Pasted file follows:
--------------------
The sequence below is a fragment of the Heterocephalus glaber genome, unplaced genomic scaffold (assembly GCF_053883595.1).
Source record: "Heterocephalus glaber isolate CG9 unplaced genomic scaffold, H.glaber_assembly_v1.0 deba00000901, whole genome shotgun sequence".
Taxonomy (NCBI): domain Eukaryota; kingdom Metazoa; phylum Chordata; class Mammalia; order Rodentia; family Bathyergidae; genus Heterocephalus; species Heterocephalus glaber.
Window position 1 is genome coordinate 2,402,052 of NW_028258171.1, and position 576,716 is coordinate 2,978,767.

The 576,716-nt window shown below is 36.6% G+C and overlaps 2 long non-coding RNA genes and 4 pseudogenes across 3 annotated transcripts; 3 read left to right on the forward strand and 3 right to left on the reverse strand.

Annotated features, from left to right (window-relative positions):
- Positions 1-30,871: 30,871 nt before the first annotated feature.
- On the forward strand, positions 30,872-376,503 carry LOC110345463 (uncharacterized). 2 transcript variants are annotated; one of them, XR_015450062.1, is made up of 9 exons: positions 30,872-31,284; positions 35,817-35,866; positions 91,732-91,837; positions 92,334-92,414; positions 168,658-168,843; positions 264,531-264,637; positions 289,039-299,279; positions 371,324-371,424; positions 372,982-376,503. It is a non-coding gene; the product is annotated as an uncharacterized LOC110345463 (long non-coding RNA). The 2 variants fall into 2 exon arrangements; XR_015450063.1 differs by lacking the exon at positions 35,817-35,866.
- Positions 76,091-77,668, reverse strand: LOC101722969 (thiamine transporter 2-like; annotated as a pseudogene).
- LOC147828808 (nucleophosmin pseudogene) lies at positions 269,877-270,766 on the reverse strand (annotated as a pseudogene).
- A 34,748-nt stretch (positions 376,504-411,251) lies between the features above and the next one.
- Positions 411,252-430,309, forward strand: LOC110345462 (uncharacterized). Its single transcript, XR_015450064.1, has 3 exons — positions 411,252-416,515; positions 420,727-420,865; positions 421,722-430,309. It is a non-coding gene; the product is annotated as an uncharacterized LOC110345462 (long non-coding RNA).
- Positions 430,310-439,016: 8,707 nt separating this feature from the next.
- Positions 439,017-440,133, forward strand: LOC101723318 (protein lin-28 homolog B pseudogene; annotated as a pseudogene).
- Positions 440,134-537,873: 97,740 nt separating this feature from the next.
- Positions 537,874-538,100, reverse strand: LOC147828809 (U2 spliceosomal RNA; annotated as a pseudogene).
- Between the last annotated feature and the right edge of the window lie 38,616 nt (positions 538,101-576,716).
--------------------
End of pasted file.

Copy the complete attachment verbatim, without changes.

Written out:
The sequence below is a fragment of the Heterocephalus glaber genome, unplaced genomic scaffold (assembly GCF_053883595.1).
Source record: "Heterocephalus glaber isolate CG9 unplaced genomic scaffold, H.glaber_assembly_v1.0 deba00000901, whole genome shotgun sequence".
Taxonomy (NCBI): domain Eukaryota; kingdom Metazoa; phylum Chordata; class Mammalia; order Rodentia; family Bathyergidae; genus Heterocephalus; species Heterocephalus glaber.
Window position 1 is genome coordinate 2,402,052 of NW_028258171.1, and position 576,716 is coordinate 2,978,767.

The 576,716-nt window shown below is 36.6% G+C and overlaps 2 long non-coding RNA genes and 4 pseudogenes across 3 annotated transcripts; 3 read left to right on the forward strand and 3 right to left on the reverse strand.

Annotated features, from left to right (window-relative positions):
- Positions 1-30,871: 30,871 nt before the first annotated feature.
- On the forward strand, positions 30,872-376,503 carry LOC110345463 (uncharacterized). 2 transcript variants are annotated; one of them, XR_015450062.1, is made up of 9 exons: positions 30,872-31,284; positions 35,817-35,866; positions 91,732-91,837; positions 92,334-92,414; positions 168,658-168,843; positions 264,531-264,637; positions 289,039-299,279; positions 371,324-371,424; positions 372,982-376,503. It is a non-coding gene; the product is annotated as an uncharacterized LOC110345463 (long non-coding RNA). The 2 variants fall into 2 exon arrangements; XR_015450063.1 differs by lacking the exon at positions 35,817-35,866.
- Positions 76,091-77,668, reverse strand: LOC101722969 (thiamine transporter 2-like; annotated as a pseudogene).
- LOC147828808 (nucleophosmin pseudogene) lies at positions 269,877-270,766 on the reverse strand (annotated as a pseudogene).
- A 34,748-nt stretch (positions 376,504-411,251) lies between the features above and the next one.
- Positions 411,252-430,309, forward strand: LOC110345462 (uncharacterized). Its single transcript, XR_015450064.1, has 3 exons — positions 411,252-416,515; positions 420,727-420,865; positions 421,722-430,309. It is a non-coding gene; the product is annotated as an uncharacterized LOC110345462 (long non-coding RNA).
- Positions 430,310-439,016: 8,707 nt separating this feature from the next.
- Positions 439,017-440,133, forward strand: LOC101723318 (protein lin-28 homolog B pseudogene; annotated as a pseudogene).
- Positions 440,134-537,873: 97,740 nt separating this feature from the next.
- Positions 537,874-538,100, reverse strand: LOC147828809 (U2 spliceosomal RNA; annotated as a pseudogene).
- Between the last annotated feature and the right edge of the window lie 38,616 nt (positions 538,101-576,716).